Doctors Save A Little Girl’s Life By Reprogramming The HIV Virus To Fight Cancer Cells

by Nicholas Carlson, Business Insider  |  published on December 11, 2012

Drug company Novartis is betting $20 million on a cancer treatment that seems to have saved a little girl’s life, according to a report from The New York Times’ Denise Grady.

Just last spring, six-year-old leukemia victim Emma Whitehead was “near death,” having gone through chemotherapy twice without success.

But then her parents put Emma through an experimental treatment at Children’s Hospital of Philadelphia.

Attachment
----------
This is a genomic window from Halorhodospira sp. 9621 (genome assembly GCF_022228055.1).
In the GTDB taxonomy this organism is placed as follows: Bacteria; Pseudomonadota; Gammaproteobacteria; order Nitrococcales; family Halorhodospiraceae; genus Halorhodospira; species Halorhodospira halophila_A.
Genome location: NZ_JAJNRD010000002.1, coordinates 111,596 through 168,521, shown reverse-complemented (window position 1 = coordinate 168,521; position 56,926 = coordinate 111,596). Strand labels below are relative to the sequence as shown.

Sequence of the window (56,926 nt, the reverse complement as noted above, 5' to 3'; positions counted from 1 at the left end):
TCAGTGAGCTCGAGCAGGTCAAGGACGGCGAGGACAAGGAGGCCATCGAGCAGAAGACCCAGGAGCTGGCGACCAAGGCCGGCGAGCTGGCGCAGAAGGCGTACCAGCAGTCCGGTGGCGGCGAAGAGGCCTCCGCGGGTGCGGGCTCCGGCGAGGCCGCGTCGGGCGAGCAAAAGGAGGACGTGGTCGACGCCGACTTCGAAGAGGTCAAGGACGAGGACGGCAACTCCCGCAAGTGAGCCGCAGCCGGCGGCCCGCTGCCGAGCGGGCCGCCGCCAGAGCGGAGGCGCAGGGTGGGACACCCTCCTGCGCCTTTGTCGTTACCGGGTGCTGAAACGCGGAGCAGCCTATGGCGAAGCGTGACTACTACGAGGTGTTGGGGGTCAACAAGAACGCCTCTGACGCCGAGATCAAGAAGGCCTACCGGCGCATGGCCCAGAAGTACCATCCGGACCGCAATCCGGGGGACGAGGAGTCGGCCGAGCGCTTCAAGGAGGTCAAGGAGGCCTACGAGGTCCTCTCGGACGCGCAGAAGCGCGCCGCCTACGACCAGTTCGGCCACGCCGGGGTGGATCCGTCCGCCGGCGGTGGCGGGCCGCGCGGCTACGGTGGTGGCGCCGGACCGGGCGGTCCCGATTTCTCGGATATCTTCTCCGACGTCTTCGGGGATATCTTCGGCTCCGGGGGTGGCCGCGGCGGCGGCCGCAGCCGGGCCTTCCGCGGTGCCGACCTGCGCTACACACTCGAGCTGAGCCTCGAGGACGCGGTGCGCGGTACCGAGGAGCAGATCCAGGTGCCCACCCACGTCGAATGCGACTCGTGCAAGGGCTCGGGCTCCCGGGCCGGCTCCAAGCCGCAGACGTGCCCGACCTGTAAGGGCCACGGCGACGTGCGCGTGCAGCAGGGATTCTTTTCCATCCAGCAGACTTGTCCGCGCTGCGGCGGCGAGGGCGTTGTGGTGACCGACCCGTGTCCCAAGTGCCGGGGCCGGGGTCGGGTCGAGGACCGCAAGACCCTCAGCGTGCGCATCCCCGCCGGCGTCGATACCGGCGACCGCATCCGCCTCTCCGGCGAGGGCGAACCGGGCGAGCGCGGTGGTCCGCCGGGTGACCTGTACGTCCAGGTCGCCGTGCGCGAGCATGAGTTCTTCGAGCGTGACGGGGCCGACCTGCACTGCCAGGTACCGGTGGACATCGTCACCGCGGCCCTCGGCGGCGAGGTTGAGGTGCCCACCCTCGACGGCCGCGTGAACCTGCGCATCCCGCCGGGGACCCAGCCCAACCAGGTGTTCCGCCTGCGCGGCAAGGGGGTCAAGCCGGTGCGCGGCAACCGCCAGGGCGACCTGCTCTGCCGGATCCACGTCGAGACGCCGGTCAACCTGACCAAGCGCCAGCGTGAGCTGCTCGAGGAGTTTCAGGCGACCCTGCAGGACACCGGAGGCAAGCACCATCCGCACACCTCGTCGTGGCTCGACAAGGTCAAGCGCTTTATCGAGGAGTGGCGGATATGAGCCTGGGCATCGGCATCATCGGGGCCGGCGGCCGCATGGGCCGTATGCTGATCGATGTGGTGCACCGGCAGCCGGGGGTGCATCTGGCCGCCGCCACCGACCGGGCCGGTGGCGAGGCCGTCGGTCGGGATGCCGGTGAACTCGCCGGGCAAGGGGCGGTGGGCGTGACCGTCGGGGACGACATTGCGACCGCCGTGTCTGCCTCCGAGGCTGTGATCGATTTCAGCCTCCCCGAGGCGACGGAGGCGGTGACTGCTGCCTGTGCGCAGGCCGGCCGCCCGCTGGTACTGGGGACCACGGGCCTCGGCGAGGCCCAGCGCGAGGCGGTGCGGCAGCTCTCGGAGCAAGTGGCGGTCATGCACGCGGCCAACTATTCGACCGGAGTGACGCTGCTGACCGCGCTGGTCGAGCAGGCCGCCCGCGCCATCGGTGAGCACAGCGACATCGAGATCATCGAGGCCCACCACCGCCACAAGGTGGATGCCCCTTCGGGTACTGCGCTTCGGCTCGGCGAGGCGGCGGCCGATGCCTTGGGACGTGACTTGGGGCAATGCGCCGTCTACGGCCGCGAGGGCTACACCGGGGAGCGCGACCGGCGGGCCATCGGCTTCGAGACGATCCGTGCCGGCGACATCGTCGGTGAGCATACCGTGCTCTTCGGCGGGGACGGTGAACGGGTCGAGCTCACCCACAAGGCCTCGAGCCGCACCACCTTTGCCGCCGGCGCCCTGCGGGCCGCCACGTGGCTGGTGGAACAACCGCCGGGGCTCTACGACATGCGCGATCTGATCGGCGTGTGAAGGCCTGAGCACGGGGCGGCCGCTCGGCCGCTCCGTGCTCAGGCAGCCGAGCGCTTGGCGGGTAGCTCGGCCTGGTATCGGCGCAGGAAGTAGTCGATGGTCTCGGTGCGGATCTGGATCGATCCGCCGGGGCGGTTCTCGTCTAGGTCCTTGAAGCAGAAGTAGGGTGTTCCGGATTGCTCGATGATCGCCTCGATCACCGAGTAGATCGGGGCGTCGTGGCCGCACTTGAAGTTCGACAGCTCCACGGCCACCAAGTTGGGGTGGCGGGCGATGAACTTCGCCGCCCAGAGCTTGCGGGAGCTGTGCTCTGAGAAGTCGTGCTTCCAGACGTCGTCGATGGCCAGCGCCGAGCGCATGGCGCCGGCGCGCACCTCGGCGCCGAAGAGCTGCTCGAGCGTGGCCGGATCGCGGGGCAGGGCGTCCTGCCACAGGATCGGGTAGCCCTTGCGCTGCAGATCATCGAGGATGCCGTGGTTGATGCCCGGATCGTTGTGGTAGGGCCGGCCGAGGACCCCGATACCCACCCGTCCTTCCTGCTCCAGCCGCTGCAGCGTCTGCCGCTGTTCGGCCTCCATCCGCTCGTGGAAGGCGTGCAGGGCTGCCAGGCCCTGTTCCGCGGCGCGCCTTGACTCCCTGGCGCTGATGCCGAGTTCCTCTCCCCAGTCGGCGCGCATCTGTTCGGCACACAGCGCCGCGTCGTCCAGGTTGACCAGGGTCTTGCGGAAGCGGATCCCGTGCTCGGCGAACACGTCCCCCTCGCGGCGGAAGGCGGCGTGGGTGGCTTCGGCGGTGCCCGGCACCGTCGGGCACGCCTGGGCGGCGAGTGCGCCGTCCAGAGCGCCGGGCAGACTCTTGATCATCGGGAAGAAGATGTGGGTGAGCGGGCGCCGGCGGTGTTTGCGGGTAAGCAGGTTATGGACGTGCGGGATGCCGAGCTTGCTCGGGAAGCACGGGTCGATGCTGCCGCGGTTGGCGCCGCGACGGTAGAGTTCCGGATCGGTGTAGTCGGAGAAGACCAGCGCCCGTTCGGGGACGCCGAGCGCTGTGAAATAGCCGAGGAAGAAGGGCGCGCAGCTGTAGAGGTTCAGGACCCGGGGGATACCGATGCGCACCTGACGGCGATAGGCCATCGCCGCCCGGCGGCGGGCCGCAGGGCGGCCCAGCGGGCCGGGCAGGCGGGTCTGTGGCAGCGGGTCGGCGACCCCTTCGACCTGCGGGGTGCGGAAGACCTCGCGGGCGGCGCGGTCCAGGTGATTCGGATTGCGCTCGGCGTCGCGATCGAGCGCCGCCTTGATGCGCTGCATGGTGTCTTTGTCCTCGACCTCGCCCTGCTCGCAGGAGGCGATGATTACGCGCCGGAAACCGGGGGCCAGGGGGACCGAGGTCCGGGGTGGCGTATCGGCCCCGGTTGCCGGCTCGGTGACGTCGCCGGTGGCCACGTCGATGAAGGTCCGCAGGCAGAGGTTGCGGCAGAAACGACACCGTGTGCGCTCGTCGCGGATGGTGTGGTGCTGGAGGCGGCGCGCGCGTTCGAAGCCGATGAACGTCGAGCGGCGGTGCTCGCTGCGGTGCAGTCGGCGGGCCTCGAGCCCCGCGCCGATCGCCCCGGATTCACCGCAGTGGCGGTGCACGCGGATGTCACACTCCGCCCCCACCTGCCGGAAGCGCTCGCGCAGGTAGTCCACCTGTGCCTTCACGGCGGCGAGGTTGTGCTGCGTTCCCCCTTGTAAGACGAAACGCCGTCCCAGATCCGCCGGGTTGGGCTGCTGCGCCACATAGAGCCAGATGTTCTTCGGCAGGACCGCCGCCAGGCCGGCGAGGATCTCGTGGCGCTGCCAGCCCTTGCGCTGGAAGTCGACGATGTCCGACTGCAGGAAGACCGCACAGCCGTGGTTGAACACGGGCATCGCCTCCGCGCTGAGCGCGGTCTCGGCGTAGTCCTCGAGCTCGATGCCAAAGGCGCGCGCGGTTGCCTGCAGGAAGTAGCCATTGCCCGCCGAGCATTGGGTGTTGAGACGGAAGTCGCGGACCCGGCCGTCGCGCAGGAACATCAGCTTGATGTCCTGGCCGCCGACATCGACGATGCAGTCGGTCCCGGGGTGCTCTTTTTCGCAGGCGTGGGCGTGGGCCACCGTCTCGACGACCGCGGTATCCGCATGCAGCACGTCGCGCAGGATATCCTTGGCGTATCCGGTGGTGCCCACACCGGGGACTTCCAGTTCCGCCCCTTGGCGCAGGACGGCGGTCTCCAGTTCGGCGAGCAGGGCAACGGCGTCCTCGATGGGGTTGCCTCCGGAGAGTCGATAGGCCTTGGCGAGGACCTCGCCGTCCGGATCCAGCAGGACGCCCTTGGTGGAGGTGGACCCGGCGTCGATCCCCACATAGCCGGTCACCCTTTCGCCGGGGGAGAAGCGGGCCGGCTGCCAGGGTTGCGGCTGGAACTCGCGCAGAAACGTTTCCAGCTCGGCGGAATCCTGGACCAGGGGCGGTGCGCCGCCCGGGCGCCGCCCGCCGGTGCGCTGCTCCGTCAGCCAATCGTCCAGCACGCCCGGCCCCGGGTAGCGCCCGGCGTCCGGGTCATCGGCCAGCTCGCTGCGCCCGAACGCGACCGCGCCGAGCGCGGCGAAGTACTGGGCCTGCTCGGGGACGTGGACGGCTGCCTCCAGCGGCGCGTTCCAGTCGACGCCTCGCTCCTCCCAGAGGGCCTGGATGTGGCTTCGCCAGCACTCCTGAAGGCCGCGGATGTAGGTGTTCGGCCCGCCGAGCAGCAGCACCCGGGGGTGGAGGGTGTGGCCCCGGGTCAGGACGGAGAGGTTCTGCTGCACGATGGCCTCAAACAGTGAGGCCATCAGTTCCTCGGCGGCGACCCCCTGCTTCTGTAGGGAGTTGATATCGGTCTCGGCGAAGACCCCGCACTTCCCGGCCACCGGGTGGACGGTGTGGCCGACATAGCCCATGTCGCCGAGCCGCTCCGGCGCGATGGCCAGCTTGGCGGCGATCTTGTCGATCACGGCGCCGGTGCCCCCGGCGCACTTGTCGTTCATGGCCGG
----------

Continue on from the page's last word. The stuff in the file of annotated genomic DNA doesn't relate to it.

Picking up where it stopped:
They infected her with a version of HIV, reprogrammed to attack cancer cells.

Whitehead almost died, but the treatment worked and now she’s in remission — and doing cartwheels all over her house.

Grady says the treatment hasn’t worked for all patients.

It worked completely on three adults. Four treated adults have merely improved. A child relapsed. The treatment failed two adults completely.

Here’s the thing though: Each of these patients was a “hopeless” case before trying the treatment. So any success is huge.

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